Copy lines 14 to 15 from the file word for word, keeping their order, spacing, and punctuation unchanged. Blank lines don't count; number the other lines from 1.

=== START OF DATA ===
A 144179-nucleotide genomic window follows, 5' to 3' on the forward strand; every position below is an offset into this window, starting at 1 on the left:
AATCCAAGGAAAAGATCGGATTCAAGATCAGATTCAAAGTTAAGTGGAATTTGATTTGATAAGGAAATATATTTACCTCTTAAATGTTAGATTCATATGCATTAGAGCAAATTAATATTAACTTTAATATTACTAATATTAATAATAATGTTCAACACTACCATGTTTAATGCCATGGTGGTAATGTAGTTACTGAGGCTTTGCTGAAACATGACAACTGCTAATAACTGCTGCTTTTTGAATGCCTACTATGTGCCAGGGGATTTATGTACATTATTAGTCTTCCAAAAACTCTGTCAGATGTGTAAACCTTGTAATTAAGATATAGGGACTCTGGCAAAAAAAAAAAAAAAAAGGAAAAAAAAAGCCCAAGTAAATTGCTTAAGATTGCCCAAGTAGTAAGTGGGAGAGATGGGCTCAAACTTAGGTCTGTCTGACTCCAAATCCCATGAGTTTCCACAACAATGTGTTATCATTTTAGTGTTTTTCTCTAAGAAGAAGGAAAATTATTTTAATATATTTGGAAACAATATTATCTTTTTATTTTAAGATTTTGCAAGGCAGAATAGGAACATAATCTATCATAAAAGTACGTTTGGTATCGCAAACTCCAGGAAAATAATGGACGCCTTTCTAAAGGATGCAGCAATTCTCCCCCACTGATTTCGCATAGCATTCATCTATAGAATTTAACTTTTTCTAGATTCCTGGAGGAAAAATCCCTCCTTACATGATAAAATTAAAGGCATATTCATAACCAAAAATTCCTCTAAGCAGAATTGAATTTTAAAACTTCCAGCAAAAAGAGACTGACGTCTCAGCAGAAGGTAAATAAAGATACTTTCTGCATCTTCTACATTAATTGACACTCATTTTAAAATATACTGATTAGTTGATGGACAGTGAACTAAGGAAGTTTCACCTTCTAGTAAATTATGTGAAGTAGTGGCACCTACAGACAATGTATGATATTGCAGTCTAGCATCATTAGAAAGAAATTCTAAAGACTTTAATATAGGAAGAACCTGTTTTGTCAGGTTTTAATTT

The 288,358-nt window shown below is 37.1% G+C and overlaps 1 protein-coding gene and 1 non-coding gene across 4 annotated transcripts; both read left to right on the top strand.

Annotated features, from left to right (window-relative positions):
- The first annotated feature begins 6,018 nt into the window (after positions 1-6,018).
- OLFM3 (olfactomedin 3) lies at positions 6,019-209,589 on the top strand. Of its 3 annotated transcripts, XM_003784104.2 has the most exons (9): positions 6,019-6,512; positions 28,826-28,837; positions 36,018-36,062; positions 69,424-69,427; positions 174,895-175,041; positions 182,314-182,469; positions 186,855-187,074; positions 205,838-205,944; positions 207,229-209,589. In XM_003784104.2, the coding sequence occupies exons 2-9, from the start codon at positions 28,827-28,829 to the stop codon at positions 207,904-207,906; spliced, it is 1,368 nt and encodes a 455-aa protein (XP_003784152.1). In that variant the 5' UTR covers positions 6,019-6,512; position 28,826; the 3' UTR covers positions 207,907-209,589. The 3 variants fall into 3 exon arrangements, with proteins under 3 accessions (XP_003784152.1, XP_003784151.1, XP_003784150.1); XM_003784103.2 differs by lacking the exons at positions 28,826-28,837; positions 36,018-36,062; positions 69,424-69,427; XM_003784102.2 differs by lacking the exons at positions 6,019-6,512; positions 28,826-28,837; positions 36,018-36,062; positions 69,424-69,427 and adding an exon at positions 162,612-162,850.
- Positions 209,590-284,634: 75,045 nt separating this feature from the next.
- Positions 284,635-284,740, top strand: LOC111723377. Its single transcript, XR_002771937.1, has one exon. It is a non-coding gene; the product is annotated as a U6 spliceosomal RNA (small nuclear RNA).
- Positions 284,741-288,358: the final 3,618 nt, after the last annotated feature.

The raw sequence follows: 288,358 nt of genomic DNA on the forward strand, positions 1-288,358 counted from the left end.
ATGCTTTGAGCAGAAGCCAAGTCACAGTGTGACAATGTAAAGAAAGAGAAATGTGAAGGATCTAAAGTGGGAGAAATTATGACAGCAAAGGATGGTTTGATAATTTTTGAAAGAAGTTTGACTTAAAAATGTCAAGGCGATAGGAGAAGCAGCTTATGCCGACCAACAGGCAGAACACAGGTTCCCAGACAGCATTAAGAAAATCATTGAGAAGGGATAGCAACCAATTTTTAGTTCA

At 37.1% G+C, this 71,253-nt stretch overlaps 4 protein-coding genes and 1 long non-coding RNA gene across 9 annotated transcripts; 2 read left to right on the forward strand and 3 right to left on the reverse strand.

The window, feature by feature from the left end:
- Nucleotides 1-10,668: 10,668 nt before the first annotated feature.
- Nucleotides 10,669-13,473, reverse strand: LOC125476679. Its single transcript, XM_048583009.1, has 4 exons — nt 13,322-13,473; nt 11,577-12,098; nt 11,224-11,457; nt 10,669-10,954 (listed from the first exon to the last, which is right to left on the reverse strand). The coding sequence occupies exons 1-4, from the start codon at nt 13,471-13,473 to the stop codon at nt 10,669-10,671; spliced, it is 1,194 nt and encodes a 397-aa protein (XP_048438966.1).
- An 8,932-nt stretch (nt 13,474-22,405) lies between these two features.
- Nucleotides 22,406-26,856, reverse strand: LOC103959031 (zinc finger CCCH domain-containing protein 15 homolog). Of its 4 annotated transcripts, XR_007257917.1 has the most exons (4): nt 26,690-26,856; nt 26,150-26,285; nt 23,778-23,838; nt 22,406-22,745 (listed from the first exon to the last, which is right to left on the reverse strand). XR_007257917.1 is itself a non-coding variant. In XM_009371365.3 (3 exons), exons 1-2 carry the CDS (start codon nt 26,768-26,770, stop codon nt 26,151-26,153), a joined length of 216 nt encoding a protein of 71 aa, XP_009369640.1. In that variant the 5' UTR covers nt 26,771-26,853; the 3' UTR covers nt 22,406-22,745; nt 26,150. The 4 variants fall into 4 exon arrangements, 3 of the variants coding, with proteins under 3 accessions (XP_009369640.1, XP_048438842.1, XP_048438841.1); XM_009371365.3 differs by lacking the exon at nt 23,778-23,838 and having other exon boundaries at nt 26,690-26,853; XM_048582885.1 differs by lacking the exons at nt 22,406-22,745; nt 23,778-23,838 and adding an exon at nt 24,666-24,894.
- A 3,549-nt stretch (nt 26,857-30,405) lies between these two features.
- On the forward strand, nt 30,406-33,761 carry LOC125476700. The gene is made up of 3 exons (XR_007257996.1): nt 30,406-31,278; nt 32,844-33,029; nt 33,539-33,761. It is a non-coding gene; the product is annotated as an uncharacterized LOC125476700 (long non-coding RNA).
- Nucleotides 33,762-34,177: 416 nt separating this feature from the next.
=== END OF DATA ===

- Nucleotides 1-10,668: 10,668 nt before the first annotated feature.
- Nucleotides 10,669-13,473, reverse strand: LOC125476679. Its single transcript, XM_048583009.1, has 4 exons — nt 13,322-13,473; nt 11,577-12,098; nt 11,224-11,457; nt 10,669-10,954 (listed from the first exon to the last, which is right to left on the reverse strand). The coding sequence occupies exons 1-4, from the start codon at nt 13,471-13,473 to the stop codon at nt 10,669-10,671; spliced, it is 1,194 nt and encodes a 397-aa protein (XP_048438966.1).